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Machine learning takes the heavy lifting out of interpreting and responding to the vast swathes of digital data available in the world today. The term refers to computers or software that can “learn” without being explicitly programmed.
February 2016 data from Ipsos MORI for the Royal Society found that large proportions of consumers ages 15 and older in Great Britain were aware of various machine learning applications. Digital assistants, driverless cars and facial recognition applications were each cited by around three-quarters of survey respondents as technologies that they had either seen or heard about.
The term “machine learning” itself, however, was much less commonly understood. Just 9% of consumers had heard of it.
What of the concerns around machine learning, though? Hollywood has long cautioned against “the rise of the machines,” but the survey results indicated an even split when it came to public opinion regarding the risks and benefits involved.
While 29% felt that the risks outweighed the benefits, the same proportion said the opposite, and 36% felt the risks and benefits of machine learning were equal.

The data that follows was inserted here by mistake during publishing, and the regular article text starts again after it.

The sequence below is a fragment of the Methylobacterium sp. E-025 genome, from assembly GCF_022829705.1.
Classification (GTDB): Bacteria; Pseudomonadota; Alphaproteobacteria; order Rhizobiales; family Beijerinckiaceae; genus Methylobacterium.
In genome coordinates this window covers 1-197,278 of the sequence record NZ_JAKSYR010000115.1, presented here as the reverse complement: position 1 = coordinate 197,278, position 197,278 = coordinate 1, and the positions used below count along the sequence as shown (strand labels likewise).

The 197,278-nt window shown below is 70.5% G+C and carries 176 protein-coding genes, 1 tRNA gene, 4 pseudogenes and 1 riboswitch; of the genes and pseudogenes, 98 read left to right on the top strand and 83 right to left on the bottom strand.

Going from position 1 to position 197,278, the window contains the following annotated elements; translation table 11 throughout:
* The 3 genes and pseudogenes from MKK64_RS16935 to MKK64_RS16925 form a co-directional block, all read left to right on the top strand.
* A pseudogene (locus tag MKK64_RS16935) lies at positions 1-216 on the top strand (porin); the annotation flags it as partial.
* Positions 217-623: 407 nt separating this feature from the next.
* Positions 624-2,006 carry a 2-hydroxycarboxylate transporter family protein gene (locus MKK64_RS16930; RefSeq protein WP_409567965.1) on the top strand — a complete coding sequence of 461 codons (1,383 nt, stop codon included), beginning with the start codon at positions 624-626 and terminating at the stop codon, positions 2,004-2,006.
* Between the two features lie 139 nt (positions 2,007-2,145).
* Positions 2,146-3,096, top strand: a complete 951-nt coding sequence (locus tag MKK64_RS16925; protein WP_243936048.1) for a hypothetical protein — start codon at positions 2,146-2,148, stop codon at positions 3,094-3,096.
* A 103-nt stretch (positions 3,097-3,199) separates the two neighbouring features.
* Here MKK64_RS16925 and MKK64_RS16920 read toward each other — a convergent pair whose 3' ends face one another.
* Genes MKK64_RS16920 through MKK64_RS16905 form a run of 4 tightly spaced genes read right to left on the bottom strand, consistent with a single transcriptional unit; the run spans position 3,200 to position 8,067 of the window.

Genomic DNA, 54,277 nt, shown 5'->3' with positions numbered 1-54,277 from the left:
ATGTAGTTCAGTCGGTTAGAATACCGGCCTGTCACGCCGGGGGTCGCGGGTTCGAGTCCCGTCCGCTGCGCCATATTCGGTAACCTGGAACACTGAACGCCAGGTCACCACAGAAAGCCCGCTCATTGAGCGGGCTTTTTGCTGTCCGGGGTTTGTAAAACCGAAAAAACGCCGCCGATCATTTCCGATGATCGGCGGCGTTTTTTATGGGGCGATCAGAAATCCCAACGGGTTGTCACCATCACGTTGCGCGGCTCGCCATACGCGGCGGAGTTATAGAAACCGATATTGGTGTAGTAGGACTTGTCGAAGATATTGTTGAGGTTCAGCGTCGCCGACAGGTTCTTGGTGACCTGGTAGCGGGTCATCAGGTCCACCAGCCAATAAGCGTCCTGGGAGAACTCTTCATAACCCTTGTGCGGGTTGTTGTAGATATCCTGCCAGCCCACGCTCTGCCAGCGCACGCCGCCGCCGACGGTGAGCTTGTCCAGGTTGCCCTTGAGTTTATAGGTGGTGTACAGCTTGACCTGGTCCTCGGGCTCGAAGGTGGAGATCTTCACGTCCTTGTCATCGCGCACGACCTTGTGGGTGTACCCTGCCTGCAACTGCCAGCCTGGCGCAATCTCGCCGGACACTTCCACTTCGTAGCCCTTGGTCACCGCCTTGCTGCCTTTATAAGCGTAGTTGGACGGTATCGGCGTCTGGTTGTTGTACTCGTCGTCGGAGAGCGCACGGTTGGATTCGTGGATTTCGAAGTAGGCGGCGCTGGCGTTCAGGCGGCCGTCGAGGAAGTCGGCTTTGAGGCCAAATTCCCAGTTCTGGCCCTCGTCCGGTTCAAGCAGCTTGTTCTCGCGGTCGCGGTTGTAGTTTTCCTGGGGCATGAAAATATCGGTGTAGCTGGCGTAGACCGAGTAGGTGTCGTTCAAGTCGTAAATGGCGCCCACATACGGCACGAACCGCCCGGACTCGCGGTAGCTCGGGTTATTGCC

When it came to certain applications of the technology, respondents saw little wrong with using machine learning. For example, only 15% felt that facial recognition software represented a risk; 61% viewed this use case positively.
However, Hollywood might be onto something. Almost half of respondents didn’t like the idea of intelligent, autonomous robots being used by the armed forces.
As programmatic advertising matures, buyers and sellers no longer see it merely as a means of automating processes, but rather as an advanced method of controlling ad campaigns—and better targeting the audiences that come with them.
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